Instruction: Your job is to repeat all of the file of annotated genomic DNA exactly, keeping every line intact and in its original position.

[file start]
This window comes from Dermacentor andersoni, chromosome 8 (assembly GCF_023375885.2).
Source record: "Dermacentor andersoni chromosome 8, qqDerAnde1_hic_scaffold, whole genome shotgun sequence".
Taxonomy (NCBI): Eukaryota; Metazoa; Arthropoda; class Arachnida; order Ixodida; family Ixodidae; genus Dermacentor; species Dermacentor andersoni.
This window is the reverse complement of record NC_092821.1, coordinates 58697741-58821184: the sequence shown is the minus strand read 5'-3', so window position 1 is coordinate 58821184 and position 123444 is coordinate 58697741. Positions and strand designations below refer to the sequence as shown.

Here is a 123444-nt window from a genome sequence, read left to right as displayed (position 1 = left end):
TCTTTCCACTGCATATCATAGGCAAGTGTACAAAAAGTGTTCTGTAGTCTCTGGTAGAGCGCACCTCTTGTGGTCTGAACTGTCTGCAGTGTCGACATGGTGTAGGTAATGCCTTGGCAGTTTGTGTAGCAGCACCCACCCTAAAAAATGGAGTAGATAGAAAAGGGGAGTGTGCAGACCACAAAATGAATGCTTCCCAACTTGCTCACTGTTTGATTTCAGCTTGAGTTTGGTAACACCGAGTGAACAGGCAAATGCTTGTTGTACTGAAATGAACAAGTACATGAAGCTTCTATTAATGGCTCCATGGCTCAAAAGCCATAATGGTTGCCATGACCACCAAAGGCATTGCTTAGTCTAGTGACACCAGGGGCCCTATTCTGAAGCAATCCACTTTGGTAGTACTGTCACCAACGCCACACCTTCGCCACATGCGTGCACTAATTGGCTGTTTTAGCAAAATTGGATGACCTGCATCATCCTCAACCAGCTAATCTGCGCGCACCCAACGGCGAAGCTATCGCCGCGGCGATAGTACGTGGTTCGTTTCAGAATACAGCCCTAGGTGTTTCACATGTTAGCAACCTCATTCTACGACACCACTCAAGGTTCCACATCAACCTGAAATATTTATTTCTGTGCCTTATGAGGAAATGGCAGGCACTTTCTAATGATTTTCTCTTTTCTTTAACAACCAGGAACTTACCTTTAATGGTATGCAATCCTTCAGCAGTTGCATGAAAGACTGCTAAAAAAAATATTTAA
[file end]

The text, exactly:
This window comes from Dermacentor andersoni, chromosome 8 (assembly GCF_023375885.2).
Source record: "Dermacentor andersoni chromosome 8, qqDerAnde1_hic_scaffold, whole genome shotgun sequence".
Taxonomy (NCBI): Eukaryota; Metazoa; Arthropoda; class Arachnida; order Ixodida; family Ixodidae; genus Dermacentor; species Dermacentor andersoni.
This window is the reverse complement of record NC_092821.1, coordinates 58697741-58821184: the sequence shown is the minus strand read 5'-3', so window position 1 is coordinate 58821184 and position 123444 is coordinate 58697741. Positions and strand designations below refer to the sequence as shown.

Here is a 123444-nt window from a genome sequence, read left to right as displayed (position 1 = left end):
TCTTTCCACTGCATATCATAGGCAAGTGTACAAAAAGTGTTCTGTAGTCTCTGGTAGAGCGCACCTCTTGTGGTCTGAACTGTCTGCAGTGTCGACATGGTGTAGGTAATGCCTTGGCAGTTTGTGTAGCAGCACCCACCCTAAAAAATGGAGTAGATAGAAAAGGGGAGTGTGCAGACCACAAAATGAATGCTTCCCAACTTGCTCACTGTTTGATTTCAGCTTGAGTTTGGTAACACCGAGTGAACAGGCAAATGCTTGTTGTACTGAAATGAACAAGTACATGAAGCTTCTATTAATGGCTCCATGGCTCAAAAGCCATAATGGTTGCCATGACCACCAAAGGCATTGCTTAGTCTAGTGACACCAGGGGCCCTATTCTGAAGCAATCCACTTTGGTAGTACTGTCACCAACGCCACACCTTCGCCACATGCGTGCACTAATTGGCTGTTTTAGCAAAATTGGATGACCTGCATCATCCTCAACCAGCTAATCTGCGCGCACCCAACGGCGAAGCTATCGCCGCGGCGATAGTACGTGGTTCGTTTCAGAATACAGCCCTAGGTGTTTCACATGTTAGCAACCTCATTCTACGACACCACTCAAGGTTCCACATCAACCTGAAATATTTATTTCTGTGCCTTATGAGGAAATGGCAGGCACTTTCTAATGATTTTCTCTTTTCTTTAACAACCAGGAACTTACCTTTAATGGTATGCAATCCTTCAGCAGTTGCATGAAAGACTGCTAAAAAAAATATTTAA